01 Jul The Feast of the Most Precious Blood
Today is the feast of the Most Precious Blood.
The month of July is dedicated to the Most Precious Blood of the Redeemer. Supreme homage is given to the Sacred Blood. As we adore the Sacred Heart, because it is the Heart of Jesus, so we adore the Most Precious Blood.
Adapted from The Liturgical Year by Abbot Gueranger
St. John the Baptist (June 24) has pointed out the Lamb, St. Peter (June 29) has firmly established his throne, St. Paul (June 30) has prepared the Bride (the Church); their joint work, admirable in its unity, at once suggests the reasons for their feasts occurring almost simultaneously in the liturgical cycle. The alliance being now secured, all three fall into the shade; whilst the Bride Herself, raised up by them to such lofty heights, appears alone before us, holding in Her hands the sacred chalice of the nuptial feast.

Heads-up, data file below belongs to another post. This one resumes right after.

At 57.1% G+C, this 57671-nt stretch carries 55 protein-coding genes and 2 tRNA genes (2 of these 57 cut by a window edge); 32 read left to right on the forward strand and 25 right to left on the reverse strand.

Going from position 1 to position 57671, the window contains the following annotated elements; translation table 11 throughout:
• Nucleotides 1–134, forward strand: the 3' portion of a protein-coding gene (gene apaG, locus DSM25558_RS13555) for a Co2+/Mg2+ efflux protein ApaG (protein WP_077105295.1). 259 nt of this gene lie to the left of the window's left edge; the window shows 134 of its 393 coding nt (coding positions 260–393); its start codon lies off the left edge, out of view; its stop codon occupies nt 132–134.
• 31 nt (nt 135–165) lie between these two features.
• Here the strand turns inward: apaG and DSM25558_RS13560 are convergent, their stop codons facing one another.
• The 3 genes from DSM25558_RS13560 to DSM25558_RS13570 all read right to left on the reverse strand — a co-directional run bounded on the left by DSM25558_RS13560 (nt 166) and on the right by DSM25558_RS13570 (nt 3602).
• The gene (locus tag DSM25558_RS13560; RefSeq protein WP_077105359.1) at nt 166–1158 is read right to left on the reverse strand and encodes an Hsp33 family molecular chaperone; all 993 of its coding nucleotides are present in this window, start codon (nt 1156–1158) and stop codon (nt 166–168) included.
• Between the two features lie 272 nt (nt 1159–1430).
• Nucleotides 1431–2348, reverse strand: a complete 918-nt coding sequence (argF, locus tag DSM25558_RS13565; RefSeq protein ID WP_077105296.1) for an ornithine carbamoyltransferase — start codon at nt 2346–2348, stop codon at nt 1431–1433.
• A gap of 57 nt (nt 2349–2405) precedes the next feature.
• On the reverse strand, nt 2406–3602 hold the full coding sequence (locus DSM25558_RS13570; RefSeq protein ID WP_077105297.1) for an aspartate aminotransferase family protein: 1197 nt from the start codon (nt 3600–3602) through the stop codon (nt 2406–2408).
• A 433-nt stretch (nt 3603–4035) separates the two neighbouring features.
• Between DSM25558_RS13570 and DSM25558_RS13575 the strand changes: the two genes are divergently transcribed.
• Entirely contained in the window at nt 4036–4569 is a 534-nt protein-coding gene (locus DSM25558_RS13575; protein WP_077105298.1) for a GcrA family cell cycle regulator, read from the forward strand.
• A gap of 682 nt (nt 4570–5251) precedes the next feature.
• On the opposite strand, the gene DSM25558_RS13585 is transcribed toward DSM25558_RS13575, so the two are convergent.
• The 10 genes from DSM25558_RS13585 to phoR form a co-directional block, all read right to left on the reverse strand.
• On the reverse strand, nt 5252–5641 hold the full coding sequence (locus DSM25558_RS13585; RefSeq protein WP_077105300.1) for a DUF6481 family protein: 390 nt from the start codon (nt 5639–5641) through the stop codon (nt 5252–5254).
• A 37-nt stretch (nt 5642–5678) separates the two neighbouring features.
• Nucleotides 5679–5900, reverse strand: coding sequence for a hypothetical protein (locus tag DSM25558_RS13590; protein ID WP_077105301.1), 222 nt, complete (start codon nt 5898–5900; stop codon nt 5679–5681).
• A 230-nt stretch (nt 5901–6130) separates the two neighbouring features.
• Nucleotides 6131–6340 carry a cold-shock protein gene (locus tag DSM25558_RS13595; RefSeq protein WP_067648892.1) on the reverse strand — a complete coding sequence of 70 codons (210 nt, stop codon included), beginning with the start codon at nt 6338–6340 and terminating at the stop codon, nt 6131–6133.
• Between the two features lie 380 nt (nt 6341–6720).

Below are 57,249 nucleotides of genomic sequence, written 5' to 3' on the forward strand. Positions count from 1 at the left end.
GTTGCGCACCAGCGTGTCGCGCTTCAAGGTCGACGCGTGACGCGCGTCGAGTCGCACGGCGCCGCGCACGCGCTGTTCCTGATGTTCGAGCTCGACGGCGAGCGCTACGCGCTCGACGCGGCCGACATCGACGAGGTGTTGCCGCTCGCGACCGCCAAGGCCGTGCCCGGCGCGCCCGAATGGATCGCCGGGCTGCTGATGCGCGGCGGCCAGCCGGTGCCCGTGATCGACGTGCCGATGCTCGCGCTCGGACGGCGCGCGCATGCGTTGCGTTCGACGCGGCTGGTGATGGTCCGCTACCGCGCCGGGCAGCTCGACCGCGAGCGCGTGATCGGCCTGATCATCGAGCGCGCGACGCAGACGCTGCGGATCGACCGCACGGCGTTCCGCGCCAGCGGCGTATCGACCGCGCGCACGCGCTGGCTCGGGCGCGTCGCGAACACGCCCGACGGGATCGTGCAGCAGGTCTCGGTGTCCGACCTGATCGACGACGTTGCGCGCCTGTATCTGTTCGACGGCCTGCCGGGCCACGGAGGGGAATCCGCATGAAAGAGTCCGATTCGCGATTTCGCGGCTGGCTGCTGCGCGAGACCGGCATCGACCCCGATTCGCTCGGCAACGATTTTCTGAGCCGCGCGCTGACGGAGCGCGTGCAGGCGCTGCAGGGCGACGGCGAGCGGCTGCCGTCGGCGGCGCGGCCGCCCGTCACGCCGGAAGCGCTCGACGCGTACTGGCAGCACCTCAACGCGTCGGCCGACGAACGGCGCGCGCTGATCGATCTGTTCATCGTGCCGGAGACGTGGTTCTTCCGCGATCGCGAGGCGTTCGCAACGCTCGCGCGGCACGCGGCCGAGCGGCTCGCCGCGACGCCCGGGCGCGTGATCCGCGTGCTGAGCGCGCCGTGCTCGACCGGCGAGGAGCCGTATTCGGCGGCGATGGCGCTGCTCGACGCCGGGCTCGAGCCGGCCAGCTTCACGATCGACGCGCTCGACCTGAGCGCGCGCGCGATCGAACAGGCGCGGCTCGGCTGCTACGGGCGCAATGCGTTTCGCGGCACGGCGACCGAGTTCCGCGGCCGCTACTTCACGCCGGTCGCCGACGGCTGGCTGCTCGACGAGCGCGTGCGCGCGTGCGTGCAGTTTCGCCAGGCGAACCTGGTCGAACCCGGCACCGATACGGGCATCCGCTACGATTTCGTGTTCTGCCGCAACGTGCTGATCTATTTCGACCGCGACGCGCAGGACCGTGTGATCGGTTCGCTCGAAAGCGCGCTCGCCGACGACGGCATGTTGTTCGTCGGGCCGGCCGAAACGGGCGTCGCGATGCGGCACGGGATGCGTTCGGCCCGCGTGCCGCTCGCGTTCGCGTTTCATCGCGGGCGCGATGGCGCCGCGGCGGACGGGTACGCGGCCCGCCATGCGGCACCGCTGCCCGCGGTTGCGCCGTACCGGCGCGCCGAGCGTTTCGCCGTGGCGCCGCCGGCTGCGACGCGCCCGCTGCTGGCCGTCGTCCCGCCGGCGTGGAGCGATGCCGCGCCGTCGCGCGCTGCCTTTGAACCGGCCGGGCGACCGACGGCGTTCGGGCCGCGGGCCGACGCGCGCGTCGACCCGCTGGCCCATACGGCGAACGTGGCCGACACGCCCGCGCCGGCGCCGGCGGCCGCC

This gives the key of today’s solemnity, revealing how its appearance in the heavens of the holy liturgy at this particular season is replete with mystery. The Church, it is true, has already made known to the sons of the New Covenant, in a much more solemn manner, the price of the Blood that redeemed them, its nutritive strength and the adoring homage which is Its due. On Good Friday, Earth, Heaven and Hell beheld all sin drowned in the saving stream, whose eternal flood-gates at last gave way beneath the combined effort of man’s violence and of the love of the Divine Heart. The festival of Corpus Christi witnessed our prostrate worship before the altars whereon is perpetuated the Sacrifice of Calvary, and where the outpouring of the Precious Blood affords drink to the humblest little ones, as well as to the mightiest potentates of Earth, lowly bowed in adoration before It. How is it then, that Holy Mother Church is now inviting all Christians to hail, in a particular manner, the stream of Life ever gushing from the Sacred Fount? What else can this mean, but that the preceding solemnities have by no means exhausted the mystery? The peace which this Blood has made to reign in the high places as well as in the low; the impetus of its wave bearing back the sons of Adam from the yawning gulf, purified, renewed and dazzling white in the radiance of their heavenly apparel; the sacred Table outspread before them on the waters’ brink, and the Chalice brimful of inebriation – all this preparation and display would be objectless, all these splendors would be incomprehensible, if man were not brought to see therein the wooings of a love that could never endure its advances to be outdone by the pretensions of any other. Therefore, the Most Precious Blood of Jesus is set before our eyes at this moment as the Blood of the Testament; the pledge of the alliance proposed to us by God (Heb. 9:20); the dower stipulated by eternal Wisdom for this divine union to which He is inviting all men, and its consummation in our soul which is being urged forward with such vehemence by the Holy Ghost.